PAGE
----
Once, Lan had a different name. Now she goes by the one the Elantian colonizers gave her when they invaded her kingdom, killed her mother, and outlawed her people’s magic. She spends her nights as a songgirl in Haak’gong, a city transformed by the conquerors, and her days scavenging for what she can find of the past. Anything to understand the strange mark burned into her arm by her mother in her last act before she died.
The mark is mysterious—an untranslatable Hin character—and no one but Lan can see it. Until the night a boy appears at her teahouse and saves her life.
Zen is a practitioner—one of the fabled magicians of the Last Kingdom. Their magic was rumored to have been drawn from the demons they communed with. Magic believed to be long lost. Now it must be hidden from the Elantians at all costs.
When Zen comes across Lan, he recognizes what she is: a practitioner with a powerful ability hidden in the mark on her arm. He’s never seen anything like it—but he knows that if there are answers, they lie deep in the pine forests and misty mountains of the Last Kingdom, with an order of practitioning masters planning to overthrow the Elantian regime.
Both Lan and Zen have secrets buried deep within—secrets they must hide from others, and secrets that they themselves have yet to discover. Fate has connected them, but their destiny remains unwritten. Both hold the power to liberate their land. And both hold the power to destroy the world.
Now the battle for the Last Kingdom begins.
Lan is a girl with a secret. She spends her nights as a songgirl, singing for the Elantians who conquered her people and destroyed their way of life. But her days are spent searching for knowledge around the mysterious mark she has on her arm, a mark that only she can see, until she meets Zen. Zen, is one of the last practitioners, magic of the Last Kingdom that was banned when the Elantians took control. When they meet Zen recognises in Lan the marks of a practitioner, but the mark on her arm seems to be tempering her ability until she is in grave danger. Lan doesn’t overly trust Zen, but in him she see’s the only chance she has of finding out about this mysterious mark & what her mother meant by giving it her. They both hold the power to liberate their Kingdom, or destroy it, and they will have to decide where their loyalties lie because the battle for the Last Kingdom has arrived.
Song of Silver, Flame Like Night is filled to the brim with brilliantly brought to life characters, but the two we spend the most time with, and our only POV’s are Lan & Zen. Lan has spent most of her searching for answers. Where does she come from? Who was her mother? What is the strange mark on her arm only she can see? And why did her mother give it her as her last living act? But in a Kingdom conquered by a foreign army fuelled by dangerous magicians, she can’t risk asking the wrong person about ancient practitioning . She is incredibly strong & quick witted, but she is also just someone who desperately wants to protect the people she loves, whilst also finding out who she truly is. Zen is a boy with a big secret, a secret that could have cost him his life had he not been rescued by the Master of the last Hin practitioners. He is a quiet and contemplative person, but inside there is a rage that cannot stay tempered.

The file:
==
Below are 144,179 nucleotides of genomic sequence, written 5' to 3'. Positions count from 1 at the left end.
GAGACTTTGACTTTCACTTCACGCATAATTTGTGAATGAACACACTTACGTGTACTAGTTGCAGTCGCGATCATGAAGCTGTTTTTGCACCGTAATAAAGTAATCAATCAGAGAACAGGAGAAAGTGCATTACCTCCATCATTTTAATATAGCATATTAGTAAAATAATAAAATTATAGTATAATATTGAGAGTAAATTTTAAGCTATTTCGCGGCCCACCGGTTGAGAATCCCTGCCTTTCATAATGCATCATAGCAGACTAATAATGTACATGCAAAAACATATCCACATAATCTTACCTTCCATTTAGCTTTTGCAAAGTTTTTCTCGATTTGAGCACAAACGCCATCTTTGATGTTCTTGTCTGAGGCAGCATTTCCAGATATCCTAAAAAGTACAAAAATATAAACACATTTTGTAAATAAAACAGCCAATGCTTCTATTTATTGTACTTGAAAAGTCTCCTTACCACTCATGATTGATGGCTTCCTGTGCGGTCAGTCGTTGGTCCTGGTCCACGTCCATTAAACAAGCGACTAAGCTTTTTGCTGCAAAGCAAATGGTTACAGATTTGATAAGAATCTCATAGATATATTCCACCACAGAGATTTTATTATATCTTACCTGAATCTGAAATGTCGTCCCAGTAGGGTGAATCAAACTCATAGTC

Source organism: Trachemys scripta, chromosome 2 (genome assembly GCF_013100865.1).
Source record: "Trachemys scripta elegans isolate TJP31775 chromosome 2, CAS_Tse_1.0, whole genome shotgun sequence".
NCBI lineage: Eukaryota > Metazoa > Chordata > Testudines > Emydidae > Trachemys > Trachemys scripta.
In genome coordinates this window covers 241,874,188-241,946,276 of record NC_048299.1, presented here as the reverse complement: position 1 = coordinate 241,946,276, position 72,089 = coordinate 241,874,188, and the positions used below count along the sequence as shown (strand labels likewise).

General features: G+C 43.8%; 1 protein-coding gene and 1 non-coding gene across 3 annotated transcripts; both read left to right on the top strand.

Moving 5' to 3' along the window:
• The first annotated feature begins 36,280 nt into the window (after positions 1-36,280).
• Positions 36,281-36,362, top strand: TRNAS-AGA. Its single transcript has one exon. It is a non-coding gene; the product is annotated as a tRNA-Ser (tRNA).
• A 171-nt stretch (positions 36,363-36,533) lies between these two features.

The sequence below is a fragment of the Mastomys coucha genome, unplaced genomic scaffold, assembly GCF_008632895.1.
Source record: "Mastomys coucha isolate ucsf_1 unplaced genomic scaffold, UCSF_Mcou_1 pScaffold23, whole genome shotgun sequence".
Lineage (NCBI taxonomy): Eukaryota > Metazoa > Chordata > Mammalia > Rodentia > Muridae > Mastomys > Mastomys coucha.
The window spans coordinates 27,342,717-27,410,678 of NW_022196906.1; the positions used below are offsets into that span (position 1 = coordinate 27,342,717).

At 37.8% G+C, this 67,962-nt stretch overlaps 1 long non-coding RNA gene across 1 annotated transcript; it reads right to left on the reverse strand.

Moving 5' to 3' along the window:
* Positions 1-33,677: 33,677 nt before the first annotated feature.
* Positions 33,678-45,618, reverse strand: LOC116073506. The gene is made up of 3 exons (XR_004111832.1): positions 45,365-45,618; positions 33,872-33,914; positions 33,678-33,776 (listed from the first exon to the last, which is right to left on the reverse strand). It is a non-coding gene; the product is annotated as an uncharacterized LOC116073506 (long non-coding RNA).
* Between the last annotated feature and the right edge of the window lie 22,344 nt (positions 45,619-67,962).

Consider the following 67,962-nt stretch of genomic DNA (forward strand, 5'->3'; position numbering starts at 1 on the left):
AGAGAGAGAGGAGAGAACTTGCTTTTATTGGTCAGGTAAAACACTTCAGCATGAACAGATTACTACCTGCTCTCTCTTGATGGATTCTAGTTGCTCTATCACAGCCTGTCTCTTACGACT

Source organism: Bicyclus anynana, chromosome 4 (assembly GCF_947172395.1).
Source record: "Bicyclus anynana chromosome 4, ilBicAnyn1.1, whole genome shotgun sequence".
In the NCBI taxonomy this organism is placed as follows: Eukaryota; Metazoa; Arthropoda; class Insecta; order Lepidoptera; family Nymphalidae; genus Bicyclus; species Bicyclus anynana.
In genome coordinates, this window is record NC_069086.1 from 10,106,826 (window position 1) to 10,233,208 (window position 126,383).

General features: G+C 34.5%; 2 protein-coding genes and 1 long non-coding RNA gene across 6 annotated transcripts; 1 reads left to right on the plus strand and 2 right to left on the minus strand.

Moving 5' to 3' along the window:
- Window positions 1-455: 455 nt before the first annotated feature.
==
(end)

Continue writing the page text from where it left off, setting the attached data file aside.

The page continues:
Zhao has based this book on Chinese mythology and Lore and it’s easy to get swept into the story. I do think that she spent a little too much time at the beginning of the book building the world and magic system up, instead of developing it naturally throughout the story, but the second half significantly picked up in pace and I found it nearly impossible to put down. I did enjoy learning about the Hin magic, especially around the 99 clans who each had their own specific magical style & hope that we get a deeper insight into this in book two. Everything in this book, the characters, the magic the world building is written as a criticism to imperialism, racism, cultural appropriation. We see the Elantian’s lack of complete care or empathy for the Hin way of life, instead almost bulldozing over it with their own laws, rules and way of life & I am looking forward to seeing this fight in the second book.
There was a slow burn romance woven throughout this story that, I wont lie, I didn’t massively feel. I think with how much time our two characters spent together there should have just been something more to their relationship, but it just seemed a little lackluster to me & I never found myself overly invested in it. However towards the second half of the book we do get introduced to some new characters, Zen’s fellow practitioners, and I enjoyed seeing all the non-romantic relationships come together as Lan spent more time with them. The side characters were never really given as much room to grow as I would have liked, but I’m hoping to see more of them in the next book & hopefully get more of those found family style vibes we got towards the end of this one.
Overall, I did enjoy this one. A few of the big plot points seemed a little easy for me, but Zhao’s foreshadowing and plot twists ensure that we stay on our toes & I am looking forward to the second book!